Sep 23 2009

Learning in the Comatose

Neurologists are often confronted with patients who have a disorder of consciousness and are asked to predict their probability of recovery. The more severe the neurological damage the easier prediction is, but there are many patients in the gray zone – they have enough damage that they may never have a significant recovery, but there is also enough preserved function that they may improve – even to the point of crossing an important functional milestone, for example being able to communicate.

Traditionally we have relied upon the clinical exam to determine the the level of impairment – for example, whether a patient is in a persistent vegetative state (PVS) or a minimally conscious state (MCS). However, there are limits to the exam (patients, for example, may be unable to move because they are paralyzed rather than due entirely to lack of consciousness) and a recent study has shown that errors in the distinction between PVS and MCS are not uncommon.

Making this distinction is also becoming increasingly important as neuroscientists develop possible techniques to treat patients with disorders of consciousness to help them recover. For example, patients have been treated with transcranial magnetic stimulation or with implanted chips to stimulate brain activity. It is not inconceivable that within 10-20 years we will be able to augment brain function in those in a MCS and help them regain significant consciousness.

Efforts are therefore underway to develop better tools for assessing residual conscious function in patients in a PVS or MCS and to correlate these findings with recovery (for better prediction). For example, functional MRI scanning has been used to look for conscious processing in those in an apparent PVS.

Now, researchers have employed a clever technique to look for conscious processing in comatose patients – exploiting the learned response, or Pavlovian conditioning. They played one of two tones to patients, one tone was followed by a puff of air against the cornea which could produce a blink response. They established a baseline response in conscious patients and compared this to a group of patients in a PVS or MCS and also to an unconscious control group – intact patients under anaesthesia with propofol. They looked for a conditioned response to the tone, anticipating the coming puff of air.

They found a significant conditioned response in the patients with disorders of consciousness, more than the propofol group but less than the conscious control group. This is especially interesting because up to now it has been thought that a conditioned response requires conscious processing.

The authors acknowledge two basic ways to interpret these results. The first is that learning a conditioned response is not dependent upon conscious processing. It may be mediated partly by unconscious processing. I think this may be very likely, especially in light of other evidence for unconscious learning.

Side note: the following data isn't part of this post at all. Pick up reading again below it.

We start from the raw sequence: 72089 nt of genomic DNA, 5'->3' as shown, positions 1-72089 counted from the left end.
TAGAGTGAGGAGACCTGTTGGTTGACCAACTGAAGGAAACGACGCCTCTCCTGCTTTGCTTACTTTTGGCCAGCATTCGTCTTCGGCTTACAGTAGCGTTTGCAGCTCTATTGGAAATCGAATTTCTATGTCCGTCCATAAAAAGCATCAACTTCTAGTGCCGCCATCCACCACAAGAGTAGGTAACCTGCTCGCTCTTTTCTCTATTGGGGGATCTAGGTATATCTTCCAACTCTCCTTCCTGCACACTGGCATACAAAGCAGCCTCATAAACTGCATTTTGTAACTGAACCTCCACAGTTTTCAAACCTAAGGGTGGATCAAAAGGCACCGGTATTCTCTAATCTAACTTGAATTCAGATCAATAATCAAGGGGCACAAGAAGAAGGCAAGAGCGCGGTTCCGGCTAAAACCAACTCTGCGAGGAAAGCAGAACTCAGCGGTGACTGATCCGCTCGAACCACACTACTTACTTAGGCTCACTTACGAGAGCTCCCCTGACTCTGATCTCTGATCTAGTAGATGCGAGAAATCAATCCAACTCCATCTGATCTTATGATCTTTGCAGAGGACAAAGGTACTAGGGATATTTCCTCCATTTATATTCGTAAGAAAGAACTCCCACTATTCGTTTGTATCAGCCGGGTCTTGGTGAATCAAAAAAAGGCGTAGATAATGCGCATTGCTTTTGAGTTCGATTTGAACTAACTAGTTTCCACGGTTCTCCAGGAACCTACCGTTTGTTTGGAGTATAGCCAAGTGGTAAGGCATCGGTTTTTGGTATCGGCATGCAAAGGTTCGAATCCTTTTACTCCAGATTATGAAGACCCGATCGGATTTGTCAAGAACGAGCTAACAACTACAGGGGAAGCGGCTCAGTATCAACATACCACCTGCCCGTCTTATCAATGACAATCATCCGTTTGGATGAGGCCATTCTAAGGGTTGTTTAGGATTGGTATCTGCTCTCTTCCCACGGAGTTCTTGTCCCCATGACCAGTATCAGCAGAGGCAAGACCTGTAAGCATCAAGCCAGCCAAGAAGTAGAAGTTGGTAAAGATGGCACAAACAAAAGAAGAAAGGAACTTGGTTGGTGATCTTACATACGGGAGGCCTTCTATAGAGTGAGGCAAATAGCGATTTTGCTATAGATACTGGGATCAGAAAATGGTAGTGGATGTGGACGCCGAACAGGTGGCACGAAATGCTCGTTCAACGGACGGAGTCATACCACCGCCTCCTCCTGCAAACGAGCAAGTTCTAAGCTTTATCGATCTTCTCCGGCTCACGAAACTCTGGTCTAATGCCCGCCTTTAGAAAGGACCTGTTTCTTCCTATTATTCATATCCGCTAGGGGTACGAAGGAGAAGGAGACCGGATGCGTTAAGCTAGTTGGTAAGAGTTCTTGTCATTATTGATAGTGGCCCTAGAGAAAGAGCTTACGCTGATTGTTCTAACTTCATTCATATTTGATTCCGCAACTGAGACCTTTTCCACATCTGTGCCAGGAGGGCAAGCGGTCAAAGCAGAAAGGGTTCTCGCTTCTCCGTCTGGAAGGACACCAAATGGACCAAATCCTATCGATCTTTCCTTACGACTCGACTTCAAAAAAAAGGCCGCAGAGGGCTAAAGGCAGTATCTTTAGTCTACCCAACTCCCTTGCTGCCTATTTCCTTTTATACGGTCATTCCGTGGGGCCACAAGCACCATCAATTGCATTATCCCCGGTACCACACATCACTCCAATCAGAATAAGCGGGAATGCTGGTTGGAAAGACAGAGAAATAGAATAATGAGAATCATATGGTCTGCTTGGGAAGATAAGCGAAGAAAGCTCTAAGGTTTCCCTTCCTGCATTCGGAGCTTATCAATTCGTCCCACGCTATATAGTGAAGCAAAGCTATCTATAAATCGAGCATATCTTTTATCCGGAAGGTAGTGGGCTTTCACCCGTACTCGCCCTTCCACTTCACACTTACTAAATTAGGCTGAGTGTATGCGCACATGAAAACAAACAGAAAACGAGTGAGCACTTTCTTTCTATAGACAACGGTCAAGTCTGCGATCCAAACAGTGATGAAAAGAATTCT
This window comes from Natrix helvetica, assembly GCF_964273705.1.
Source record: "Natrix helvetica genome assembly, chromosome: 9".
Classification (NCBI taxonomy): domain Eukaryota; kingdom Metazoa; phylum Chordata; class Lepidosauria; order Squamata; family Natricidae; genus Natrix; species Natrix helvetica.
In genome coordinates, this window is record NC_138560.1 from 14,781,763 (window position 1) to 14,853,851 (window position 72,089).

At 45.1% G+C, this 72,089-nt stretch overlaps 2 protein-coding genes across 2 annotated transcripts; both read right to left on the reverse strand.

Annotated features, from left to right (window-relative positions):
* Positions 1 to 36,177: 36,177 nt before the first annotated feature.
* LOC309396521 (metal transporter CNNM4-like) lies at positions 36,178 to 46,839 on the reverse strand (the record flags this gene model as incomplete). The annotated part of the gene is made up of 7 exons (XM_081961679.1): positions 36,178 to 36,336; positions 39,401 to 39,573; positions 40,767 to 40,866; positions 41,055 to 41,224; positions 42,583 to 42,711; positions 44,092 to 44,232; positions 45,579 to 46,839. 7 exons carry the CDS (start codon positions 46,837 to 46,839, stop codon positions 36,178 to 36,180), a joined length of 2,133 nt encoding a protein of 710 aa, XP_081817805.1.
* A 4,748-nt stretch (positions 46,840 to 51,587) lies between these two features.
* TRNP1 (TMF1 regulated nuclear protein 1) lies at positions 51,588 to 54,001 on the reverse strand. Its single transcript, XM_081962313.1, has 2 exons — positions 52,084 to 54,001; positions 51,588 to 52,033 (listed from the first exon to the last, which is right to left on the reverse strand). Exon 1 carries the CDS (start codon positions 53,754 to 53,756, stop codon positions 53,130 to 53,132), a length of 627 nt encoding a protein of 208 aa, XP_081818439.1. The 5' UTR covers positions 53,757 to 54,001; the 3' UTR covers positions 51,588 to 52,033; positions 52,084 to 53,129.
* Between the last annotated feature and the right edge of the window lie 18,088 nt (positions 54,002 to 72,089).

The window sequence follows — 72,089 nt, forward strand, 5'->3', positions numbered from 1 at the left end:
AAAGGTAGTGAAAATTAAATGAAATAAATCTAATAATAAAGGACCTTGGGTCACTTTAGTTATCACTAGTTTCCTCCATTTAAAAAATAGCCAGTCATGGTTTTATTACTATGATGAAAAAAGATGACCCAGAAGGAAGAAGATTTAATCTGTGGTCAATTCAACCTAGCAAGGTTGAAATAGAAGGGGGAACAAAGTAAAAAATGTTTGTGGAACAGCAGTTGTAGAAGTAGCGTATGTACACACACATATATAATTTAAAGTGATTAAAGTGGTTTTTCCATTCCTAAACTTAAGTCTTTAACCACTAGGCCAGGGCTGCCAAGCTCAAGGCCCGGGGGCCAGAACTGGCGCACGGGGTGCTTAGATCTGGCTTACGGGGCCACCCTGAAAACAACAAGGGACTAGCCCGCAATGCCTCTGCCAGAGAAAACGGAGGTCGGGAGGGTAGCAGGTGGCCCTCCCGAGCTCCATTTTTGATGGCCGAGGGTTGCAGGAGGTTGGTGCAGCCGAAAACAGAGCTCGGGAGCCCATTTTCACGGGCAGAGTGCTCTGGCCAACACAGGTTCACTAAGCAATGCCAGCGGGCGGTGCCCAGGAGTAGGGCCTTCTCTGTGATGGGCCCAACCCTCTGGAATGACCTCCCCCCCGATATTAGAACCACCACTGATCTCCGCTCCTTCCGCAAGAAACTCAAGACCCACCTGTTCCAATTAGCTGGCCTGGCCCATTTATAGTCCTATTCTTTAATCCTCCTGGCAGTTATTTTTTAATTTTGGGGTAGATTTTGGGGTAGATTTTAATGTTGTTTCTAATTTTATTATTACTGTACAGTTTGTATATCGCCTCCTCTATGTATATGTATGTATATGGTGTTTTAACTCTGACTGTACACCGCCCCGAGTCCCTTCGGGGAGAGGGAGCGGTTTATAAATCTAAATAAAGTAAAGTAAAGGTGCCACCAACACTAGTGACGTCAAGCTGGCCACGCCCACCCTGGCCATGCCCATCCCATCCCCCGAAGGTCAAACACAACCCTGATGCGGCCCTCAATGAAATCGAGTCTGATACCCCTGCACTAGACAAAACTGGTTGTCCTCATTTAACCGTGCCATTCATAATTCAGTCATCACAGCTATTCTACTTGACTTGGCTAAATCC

The other possibility is that some of the patients in this study had more preserved consciousness than was evident on clinical exam. This too is plausible, and in fact both explanations may have some truth and may vary from patient to patient. Preserved conscious processing, in my opinion, should not be equated with conscious awareness. Patients in PVS and MCS may have some conscious processing, but not enough to generate any kind of awareness that they will remember.

While these results are interesting, the biggest question is whether or not these findings can be used to make predictions about individual patients. The researcher therefore looked at this. First, they compared their findings to various clinical assessments, but only found one that correlated with the demonstration of a conditioned response – brain atrophy. This suggests that their results are meaningful – they are actually telling us something about brain function. However, I don’t think this helps us distinguish between conscious vs unconscious processing contributing to the conditioned response – as overall brain atrophy will correlate with damage to both types of processing in the brain.

Further, and most significantly in my opinion, the researchers compared the degree of conditioned response in individual patients to their outcome over the next 6 months to 2 years, and they found again that there was a good correlation. Conditioned response was 86% predictive of later improvement in clinical function – some improvement in the specific grade of coma.

As always I must caution that we are talking about a modest improvement in neurological function – patients went from a PVS to a MCS, or to a higher degree of MCS, or in some cases to being severely disabled but able to communicate. I don’t want to minimize the significance of such improvement to the patient and their family, but I also don’t want to give the impression that some of these patients “woke up” and had anything close to normal neurological function.

This study needs to be replicated to see if this effect is reliable, and if so it may add to our options for assessing patients with disorders of consciousness. There is unlikely to be one definitive test of consciousness any time soon, but if we can combine the clinical exam, anatomical studies, electrical activity (EEG), response on functional MRI scanning, and this new effect – the ability to generate a conditioned response – we will get more and more accurate in our assessments.

Increased accuracy will in turn enable us to give families better information with which to make decisions about ongoing care, and eventually may help us predict which patients will be good candidates for experimental treatments, like implantable chips.

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